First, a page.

In Maggie’s breakout session she talked about building characters. Her rules for characters started with the narrator, who should be the character who shifts the plot the most—the character who changes the most. I happily agree with her. 

There were so many inspiring keynotes and breakout session—like the interview with Tommie Depaola and Judy Blume’s keynote. Unfortunately, it’s impossible for me to talk about all of the great sessions without making this post too long, but you can read about them on SCBWI’s conference blog. Team Blog did an amazing job of keeping the blog posts coming throughout the conference. Hop on over to peruse the site at your leisure.

A few of last quotes before I end this post…

Writing is the art of choosing detail.  – Bruce Coville

Write what you know the essence of.  – Maggie Stiefvater

When diversity is done well, readers emphasize with the characters.  – Adriana Dominguez

A big thanks to Lin Oliver, Stephen Mooser and the rest of the SCBWI staff for putting together yet another amazing conference. I hope to see you next year!


  1. Look at the common denominator of the popular books in your genre - smart advice.
    Looks like you had a great time and learned a lot!

  2. Yay to PBs and MG going strong! Thank you for sharing what looks like a fun filled (plus buddies to boot) weekend.

  3. Hi Cherie,
    I also attended the conference, and I too went to Pink Taco once. That, and the food court, and BJ's. It was a great conference, even though my first-line-reject joke was never picked, LOL. =)

    Did you stay for the Monday intensives?

    1. Hi Cynthia. The food court and BJ's are great places, too. I didn't stay for the intensives this year. Did you?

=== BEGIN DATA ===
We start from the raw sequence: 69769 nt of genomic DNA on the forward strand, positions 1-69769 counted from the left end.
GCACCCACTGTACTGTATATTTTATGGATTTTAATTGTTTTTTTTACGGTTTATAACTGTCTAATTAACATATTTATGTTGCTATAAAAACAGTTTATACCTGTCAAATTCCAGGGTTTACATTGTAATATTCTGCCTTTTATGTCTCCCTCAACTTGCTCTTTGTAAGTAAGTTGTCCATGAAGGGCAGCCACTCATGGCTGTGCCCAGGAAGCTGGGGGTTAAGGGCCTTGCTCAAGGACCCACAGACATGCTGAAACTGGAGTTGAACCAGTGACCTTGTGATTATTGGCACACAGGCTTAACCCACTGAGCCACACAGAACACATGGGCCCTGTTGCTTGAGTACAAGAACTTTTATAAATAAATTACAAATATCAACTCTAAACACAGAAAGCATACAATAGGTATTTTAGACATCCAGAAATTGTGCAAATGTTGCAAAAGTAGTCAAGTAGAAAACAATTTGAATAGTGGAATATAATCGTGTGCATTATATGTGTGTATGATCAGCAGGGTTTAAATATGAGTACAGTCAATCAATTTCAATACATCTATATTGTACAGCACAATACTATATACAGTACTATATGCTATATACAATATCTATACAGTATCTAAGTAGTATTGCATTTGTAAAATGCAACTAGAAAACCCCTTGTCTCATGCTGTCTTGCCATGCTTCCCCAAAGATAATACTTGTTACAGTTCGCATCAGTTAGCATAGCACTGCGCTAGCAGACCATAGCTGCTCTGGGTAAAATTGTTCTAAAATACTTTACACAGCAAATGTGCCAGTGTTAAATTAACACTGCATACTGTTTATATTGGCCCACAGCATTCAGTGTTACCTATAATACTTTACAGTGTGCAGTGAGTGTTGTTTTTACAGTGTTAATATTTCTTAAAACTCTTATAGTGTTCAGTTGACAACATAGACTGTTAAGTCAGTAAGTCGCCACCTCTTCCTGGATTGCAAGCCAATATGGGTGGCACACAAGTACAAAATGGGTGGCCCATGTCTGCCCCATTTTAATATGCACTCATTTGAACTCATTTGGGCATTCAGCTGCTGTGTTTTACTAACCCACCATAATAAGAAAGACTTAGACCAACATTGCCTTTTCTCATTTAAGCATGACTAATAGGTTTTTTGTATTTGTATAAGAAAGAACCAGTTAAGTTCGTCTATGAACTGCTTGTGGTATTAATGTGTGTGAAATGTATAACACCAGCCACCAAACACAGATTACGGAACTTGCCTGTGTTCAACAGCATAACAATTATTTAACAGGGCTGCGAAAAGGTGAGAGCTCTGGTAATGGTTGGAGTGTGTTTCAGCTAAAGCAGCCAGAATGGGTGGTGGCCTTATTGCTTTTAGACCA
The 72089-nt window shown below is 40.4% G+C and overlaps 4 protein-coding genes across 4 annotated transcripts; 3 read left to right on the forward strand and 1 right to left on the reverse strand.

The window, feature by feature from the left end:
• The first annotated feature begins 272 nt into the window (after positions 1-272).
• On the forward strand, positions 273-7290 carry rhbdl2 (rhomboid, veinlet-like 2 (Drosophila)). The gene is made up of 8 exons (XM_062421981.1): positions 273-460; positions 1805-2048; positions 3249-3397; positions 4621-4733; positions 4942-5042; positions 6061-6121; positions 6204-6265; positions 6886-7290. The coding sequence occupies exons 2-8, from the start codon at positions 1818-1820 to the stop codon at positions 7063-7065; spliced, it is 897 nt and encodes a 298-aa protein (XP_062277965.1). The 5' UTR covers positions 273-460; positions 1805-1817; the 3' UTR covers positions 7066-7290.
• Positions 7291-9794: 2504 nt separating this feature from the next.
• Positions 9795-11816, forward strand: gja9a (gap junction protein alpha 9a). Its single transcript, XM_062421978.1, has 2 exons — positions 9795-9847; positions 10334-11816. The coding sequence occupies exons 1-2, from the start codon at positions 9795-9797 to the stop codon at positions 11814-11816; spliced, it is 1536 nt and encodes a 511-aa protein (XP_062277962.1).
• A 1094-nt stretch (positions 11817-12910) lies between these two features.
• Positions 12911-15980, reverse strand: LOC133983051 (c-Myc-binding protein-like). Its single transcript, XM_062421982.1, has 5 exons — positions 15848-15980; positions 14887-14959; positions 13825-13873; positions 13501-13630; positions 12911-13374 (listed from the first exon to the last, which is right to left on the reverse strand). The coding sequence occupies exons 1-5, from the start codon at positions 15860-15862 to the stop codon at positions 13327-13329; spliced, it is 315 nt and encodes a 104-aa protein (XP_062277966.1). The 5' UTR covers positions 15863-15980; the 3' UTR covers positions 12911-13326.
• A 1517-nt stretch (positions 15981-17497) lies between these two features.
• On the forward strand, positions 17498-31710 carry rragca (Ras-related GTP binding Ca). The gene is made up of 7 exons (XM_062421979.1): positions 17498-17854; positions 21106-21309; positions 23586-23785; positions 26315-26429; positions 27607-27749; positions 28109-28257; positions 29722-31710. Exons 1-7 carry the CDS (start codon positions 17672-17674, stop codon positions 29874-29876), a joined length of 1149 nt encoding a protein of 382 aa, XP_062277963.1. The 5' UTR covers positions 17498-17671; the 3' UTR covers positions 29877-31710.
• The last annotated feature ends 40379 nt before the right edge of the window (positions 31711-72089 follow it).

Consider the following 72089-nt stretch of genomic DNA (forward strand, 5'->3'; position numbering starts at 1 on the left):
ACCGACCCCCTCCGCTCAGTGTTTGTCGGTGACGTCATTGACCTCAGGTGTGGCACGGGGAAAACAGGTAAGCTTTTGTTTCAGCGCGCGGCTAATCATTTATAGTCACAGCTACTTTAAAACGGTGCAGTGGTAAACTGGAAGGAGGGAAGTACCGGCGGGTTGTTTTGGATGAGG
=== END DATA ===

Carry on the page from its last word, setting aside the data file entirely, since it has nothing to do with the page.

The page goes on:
2. I just saw your blog post. If we're both there next year we will have to look for each other. =)

  4. You made the experience sound fun and educational. :-)

    Anna from Shout with Emaginette

    1. It is. There's something for everyone, from newbie to published. Plus, I like catching up with friends I only see in LA.

  5. Oh, so cool that you got to meet Maggie! She's amazing. Thanks for sharing some of these tips and tricks!

    1. She is amazing. I've love to sit and talk with her.

  6. Glad you had a good time at the conference. Turns out I'll be attending my very first writing conference (workshop, really) in October. I'm looking forward to it.

    1. Very cool, Ken. I look forward to hearing about it.

  7. I was there! Probably not far from you in the Maggie S. line. LOVED the horse she drew on the white board for her session. Too bad we couldn't have said hello! It was a super conference. I came home with a notebook full of golden nuggets.

    1. Leslie, I'm sorry I missed you. Next time I go (which I hope is next year) I'll have to find out which of my cyber friends are going too.

  8. What a great conference! Love the quote and wrote it down: "...the character who shifts the plot the most—the character who changes the most."

  9. You got some great quotes from what looks like a great conference--thanks for sharing!